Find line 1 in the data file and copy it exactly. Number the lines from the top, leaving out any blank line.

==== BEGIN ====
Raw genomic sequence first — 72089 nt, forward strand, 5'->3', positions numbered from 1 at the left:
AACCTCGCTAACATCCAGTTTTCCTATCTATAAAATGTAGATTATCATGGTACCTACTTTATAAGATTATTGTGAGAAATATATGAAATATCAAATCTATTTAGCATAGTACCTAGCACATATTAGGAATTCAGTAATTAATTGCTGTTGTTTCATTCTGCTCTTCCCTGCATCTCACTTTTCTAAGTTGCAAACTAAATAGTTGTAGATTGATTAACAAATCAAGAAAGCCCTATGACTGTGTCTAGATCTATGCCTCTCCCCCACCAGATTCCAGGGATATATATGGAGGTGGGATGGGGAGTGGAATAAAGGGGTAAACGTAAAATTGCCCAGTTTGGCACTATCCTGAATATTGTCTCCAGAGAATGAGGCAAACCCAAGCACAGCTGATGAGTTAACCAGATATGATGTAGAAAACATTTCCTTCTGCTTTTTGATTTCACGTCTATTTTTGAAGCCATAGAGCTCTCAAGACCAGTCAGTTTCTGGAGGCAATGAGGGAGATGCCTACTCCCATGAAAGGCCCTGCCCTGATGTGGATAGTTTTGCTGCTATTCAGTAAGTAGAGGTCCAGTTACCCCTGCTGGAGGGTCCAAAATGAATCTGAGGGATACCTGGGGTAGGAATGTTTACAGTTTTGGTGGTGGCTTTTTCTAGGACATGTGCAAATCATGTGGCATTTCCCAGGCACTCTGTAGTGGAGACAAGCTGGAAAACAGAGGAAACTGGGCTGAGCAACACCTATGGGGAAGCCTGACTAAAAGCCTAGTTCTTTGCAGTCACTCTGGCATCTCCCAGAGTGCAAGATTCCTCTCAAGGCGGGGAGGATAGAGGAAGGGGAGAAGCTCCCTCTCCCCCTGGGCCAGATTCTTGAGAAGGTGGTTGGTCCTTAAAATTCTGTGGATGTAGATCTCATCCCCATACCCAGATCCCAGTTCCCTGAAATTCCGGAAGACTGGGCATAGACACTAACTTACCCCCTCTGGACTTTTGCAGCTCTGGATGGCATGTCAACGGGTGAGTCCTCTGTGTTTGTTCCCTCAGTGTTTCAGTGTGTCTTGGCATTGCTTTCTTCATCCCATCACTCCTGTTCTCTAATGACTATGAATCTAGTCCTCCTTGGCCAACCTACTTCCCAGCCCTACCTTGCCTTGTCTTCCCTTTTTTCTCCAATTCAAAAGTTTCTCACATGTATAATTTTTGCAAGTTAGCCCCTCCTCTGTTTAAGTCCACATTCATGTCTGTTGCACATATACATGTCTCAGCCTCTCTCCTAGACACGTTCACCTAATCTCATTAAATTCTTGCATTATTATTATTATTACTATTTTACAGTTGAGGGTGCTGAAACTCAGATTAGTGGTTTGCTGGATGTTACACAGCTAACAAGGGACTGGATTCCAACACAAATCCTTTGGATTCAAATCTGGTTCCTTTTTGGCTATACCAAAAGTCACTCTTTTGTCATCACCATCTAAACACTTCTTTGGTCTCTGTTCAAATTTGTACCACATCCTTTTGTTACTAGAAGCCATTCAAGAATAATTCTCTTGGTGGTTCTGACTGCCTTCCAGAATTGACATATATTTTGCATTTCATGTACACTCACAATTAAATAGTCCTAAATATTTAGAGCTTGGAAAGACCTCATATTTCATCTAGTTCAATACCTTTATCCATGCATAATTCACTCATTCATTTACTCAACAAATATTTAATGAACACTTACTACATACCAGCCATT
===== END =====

Raw genomic sequence first — 72089 nt, forward strand, 5'->3', positions numbered from 1 at the left: